Three Years Into A Medicaid Experiment, Measurements Are Tough


After about 3 years of a Medicaid Privatization program that according to former Gov Jeb Bush from Florida, could be a national model, crucial data to measure the program’s effectiveness seems to be missing. The number of approvals and denials of patient treatments and prescriptions seem to be missing as well. This comes from an AP/Miami Herald Report.

The Pilot Program began in 2006. Under this program a set amount is paid to private companies for handling a number of cases in the counties, much like an HMO in the private sector. How to care for the people is decided by the companies as well as which doctor they see and the treatments and medications prescribed.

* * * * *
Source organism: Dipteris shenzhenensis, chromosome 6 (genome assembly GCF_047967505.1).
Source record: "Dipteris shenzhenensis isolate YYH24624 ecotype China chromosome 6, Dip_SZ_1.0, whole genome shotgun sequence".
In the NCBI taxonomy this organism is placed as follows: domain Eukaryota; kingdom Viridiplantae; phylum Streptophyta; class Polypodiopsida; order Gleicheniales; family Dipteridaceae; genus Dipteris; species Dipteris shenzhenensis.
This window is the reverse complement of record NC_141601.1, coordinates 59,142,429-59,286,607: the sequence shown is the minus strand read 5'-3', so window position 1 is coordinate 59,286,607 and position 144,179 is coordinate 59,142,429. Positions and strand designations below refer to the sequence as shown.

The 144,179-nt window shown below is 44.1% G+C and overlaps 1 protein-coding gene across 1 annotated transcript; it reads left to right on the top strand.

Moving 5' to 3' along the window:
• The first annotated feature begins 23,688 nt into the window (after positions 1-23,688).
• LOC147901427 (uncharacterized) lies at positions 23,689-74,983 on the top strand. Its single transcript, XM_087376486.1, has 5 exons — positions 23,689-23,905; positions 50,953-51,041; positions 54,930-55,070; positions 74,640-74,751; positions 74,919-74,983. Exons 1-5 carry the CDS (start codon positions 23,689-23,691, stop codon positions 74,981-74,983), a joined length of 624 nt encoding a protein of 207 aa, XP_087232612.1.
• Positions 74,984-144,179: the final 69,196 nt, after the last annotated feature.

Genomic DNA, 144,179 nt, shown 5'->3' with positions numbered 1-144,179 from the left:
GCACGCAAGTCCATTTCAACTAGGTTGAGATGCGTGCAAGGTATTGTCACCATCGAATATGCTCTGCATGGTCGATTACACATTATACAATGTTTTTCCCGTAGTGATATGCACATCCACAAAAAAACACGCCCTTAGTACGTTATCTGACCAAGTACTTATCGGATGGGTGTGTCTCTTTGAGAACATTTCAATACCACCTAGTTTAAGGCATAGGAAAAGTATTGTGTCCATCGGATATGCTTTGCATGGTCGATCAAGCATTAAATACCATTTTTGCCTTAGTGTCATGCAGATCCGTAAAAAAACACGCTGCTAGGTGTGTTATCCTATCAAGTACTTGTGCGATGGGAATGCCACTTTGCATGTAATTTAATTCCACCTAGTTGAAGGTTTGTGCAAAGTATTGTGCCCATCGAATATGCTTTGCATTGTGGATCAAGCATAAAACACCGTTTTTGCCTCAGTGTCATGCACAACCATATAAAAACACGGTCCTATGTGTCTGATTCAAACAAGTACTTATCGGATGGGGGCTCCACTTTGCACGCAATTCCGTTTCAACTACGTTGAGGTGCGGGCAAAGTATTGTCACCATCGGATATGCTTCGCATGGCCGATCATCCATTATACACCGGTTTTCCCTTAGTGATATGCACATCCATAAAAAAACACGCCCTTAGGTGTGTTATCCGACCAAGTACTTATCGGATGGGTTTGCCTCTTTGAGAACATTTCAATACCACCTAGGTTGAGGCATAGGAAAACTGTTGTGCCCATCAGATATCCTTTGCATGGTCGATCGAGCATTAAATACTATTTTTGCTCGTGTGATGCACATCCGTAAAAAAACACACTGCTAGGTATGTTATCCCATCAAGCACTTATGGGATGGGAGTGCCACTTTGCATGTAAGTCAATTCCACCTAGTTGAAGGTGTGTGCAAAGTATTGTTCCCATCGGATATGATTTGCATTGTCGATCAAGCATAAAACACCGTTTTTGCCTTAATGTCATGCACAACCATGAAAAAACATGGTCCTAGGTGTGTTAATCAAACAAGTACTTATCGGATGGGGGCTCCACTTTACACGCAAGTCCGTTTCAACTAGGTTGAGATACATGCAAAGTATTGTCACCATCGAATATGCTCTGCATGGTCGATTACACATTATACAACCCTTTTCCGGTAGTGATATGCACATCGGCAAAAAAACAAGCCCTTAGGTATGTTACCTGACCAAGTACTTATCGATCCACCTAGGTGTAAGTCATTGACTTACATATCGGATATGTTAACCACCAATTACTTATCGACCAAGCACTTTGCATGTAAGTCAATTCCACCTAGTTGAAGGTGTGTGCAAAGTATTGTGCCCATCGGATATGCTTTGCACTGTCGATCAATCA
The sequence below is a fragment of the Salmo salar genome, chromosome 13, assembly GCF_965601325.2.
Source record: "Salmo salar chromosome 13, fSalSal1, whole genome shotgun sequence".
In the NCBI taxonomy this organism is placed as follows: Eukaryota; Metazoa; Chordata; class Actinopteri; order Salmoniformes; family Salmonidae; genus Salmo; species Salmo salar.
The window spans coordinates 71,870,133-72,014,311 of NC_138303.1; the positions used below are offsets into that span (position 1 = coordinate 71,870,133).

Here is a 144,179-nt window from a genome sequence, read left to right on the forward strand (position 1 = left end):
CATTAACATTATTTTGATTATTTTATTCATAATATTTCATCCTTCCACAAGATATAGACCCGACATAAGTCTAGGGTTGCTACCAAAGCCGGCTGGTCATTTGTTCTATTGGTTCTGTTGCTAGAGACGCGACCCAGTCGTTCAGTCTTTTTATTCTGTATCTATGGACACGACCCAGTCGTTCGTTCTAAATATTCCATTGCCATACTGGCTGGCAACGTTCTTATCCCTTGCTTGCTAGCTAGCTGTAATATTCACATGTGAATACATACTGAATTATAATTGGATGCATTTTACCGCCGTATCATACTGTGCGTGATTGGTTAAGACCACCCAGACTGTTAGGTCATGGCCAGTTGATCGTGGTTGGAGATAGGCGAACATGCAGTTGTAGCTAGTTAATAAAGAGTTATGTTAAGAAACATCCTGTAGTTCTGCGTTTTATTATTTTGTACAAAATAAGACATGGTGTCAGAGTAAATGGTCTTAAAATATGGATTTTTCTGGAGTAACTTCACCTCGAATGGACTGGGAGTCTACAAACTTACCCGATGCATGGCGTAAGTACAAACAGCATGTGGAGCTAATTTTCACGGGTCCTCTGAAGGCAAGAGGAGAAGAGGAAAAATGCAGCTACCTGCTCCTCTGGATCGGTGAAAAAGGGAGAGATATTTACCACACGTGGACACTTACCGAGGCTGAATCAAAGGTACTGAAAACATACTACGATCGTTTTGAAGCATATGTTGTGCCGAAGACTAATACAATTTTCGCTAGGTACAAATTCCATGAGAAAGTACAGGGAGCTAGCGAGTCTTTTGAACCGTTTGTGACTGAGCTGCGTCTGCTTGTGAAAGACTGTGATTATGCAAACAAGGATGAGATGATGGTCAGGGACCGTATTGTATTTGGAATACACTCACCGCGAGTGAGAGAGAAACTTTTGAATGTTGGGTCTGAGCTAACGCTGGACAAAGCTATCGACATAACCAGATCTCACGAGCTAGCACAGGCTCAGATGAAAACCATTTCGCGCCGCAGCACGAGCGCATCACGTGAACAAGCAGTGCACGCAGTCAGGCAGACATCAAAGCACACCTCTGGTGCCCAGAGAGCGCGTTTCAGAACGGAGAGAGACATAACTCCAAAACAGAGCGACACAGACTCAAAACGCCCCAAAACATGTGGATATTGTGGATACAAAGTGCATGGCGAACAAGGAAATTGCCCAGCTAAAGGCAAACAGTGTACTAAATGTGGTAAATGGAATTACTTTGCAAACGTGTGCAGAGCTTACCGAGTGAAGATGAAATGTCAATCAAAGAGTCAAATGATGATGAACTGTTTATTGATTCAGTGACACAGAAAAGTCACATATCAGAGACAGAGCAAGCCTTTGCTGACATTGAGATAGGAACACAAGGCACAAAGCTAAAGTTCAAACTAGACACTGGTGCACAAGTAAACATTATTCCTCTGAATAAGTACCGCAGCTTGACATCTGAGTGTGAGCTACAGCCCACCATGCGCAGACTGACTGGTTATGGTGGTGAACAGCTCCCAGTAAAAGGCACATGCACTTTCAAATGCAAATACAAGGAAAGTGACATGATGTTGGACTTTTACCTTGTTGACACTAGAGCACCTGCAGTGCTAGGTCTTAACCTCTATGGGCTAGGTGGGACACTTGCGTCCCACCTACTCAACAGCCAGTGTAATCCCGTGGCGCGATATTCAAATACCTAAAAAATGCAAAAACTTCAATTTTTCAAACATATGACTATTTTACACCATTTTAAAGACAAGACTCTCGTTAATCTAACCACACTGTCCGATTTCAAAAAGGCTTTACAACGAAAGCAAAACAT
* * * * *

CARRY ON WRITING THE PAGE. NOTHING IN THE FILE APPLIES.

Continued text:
Patients and health care advocates have complained that doctor appointments and medications are hard to come by in this program. In addition a study by AP has discovered that in Broward and Duval 25 percent of doctors have dropped out of the program due to red tape and treatment restrictions.

In addition improved health care and savings from this program are doubtful. A computer system overhaul has led to the unavailability of usable data. As a result data has been denied to various interested groups.

Wellcare the largest HMO in the pilot stopped caring for patients in May. It said that it was unable to provide quality care because of state budget cuts.


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